Bank of America came out with its third quarter earnings report. For those interested in the financial details, this Bloomberg article has a good overview of the report along with the recent issues on its foreclosure process. The title of the article "Bank of America Posts $7.3 Billion Loss on Cost of New Rules" makes it sound like Bank of America is hurting. However, this loss was due to a one-time goodwill impairment charge of $10.4B which BofA claims to be "a result of recent legislation and expected impact on debit card business." According to Bloomberg, "Excluding one-time gains and costs, the bank earned $3.1 billion, or 27 cents a share. The average estimate of 26 analysts surveyed by Bloomberg was 14 cents."
Instead of focusing on the financial aspects of the Q3 earnings report, I looked at it from a depositor point of view. I found a few interesting items in Bank of America's Earnings Results Presentation that I thought would be worthwhile to discuss:
Debit Card and Overdrafts
The big news for Bank of America's Q3 earnings report was the goodwill impairment charge of $10.4B. On page 14 of the presentation it stated that the "charge is a result of recent legislation and expected impact on debit card business." Below that statement it states that "some mitigation activities will benefit other business segments, mainly Deposits." That sounds like mitigation activities could include higher fees on deposit accounts.
Page 9 of the presentation had more details on overdrafts. It showed that 58% of fee-generating overdraft transactions came from point of sale debit. That is shown to be going away due to Regulation E. However, at the bottom of page 9 it stated that "nearly 40% of accounts now have overdraft protection." Regulation E required banks to request customer permission for overdraft protection. Apparently, 40% of BofA customers opted in. If that many customers opted in, will BofA really be impacted as much as it claims?
Low Deposit Rates
Deposit rates at Bank of America have always been low, and now they are especially low. An example is BofA's Featured 12-month CD which currently has a 0.60% APY. On page 17 of the presentation, you can see BofA's large interest rate spread (the difference between its loan rate and deposit rate). It shows the average rates paid on total deposits fell from 0.42% to 0.39% from Q2 to Q3. The average consumer loan yield in Q3 was 5.98%, and the average commercial loan yield in Q3 was 4.01%.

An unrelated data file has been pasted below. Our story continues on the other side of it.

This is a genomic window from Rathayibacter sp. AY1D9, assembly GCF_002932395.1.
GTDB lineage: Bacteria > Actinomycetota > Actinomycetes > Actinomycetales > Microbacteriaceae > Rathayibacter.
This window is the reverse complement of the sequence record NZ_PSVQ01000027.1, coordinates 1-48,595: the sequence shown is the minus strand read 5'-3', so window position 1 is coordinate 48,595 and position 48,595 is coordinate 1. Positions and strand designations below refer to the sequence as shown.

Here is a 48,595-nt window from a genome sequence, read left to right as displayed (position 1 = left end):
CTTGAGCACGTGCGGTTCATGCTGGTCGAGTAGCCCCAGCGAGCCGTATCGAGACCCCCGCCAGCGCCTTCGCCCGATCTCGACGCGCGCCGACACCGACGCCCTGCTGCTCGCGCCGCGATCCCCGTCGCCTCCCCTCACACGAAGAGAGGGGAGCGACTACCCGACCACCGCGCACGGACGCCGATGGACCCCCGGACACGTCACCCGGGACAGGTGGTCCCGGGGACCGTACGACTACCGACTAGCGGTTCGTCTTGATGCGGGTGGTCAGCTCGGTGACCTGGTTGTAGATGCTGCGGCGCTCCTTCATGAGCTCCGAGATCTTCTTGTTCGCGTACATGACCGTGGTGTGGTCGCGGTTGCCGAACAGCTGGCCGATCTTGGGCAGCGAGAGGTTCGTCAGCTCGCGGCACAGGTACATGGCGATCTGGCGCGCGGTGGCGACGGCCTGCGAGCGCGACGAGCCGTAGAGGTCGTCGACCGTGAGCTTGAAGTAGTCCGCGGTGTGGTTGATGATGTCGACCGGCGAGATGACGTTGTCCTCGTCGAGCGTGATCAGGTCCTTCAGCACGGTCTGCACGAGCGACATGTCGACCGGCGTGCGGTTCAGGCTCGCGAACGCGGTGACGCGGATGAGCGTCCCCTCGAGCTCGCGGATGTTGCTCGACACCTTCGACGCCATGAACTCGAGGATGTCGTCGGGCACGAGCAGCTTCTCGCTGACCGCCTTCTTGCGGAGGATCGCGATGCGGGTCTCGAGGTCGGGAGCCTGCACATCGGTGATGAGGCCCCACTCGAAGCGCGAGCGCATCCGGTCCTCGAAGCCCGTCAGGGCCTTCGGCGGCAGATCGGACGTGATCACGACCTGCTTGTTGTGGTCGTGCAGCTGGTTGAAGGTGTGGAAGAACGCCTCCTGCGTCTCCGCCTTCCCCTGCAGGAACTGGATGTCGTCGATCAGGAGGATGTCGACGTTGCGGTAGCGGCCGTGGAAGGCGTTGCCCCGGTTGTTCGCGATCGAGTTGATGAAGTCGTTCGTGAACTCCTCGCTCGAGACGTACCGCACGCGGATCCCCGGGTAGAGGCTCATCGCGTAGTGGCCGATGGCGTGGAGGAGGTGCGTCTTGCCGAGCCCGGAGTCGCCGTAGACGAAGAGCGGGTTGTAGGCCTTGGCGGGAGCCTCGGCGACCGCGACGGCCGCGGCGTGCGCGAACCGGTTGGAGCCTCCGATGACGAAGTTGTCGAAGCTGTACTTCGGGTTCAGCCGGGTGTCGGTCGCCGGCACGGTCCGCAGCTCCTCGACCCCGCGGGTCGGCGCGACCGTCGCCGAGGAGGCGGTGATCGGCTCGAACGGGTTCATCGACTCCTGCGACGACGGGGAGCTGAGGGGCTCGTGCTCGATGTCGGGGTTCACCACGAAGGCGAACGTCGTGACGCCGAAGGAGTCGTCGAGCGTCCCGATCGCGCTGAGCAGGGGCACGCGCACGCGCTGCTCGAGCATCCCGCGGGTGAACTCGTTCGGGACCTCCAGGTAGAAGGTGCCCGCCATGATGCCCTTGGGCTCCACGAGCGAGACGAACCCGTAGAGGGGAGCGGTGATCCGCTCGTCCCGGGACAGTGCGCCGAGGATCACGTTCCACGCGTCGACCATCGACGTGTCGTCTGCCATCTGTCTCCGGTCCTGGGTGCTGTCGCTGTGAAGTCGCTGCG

Consumer Banking Changes
On page 8 which is titled "Steady Progress on Customer-Focused Franchise", it gave the following bullet:
Introduced e-banking account, ATM emergency cash, and moving forward on new consumer account structure
I reported on the eBanking checking account that BofA rolled out in July. However, I haven't seen any mention of ATM emergency cash. A few more details were included on page 14 under the title "Continuing rollout of new initiatives to drive consumer revenue." On a positive note, it mentioned that Image ATMs are fully deployed. It also suggested that we should see fewer fees: "Recognizing and encouraging other methods of payment from customers in lieu of fees."
If Bank of America's eBanking Checking is a sign of what to expect at Bank of America, fees may only go down for customers who are willing to bank differently. For the case of the eBanking checking, you will have to avoid teller-assisted deposits or withdrawals if you want to avoid a $8.95 monthly fee.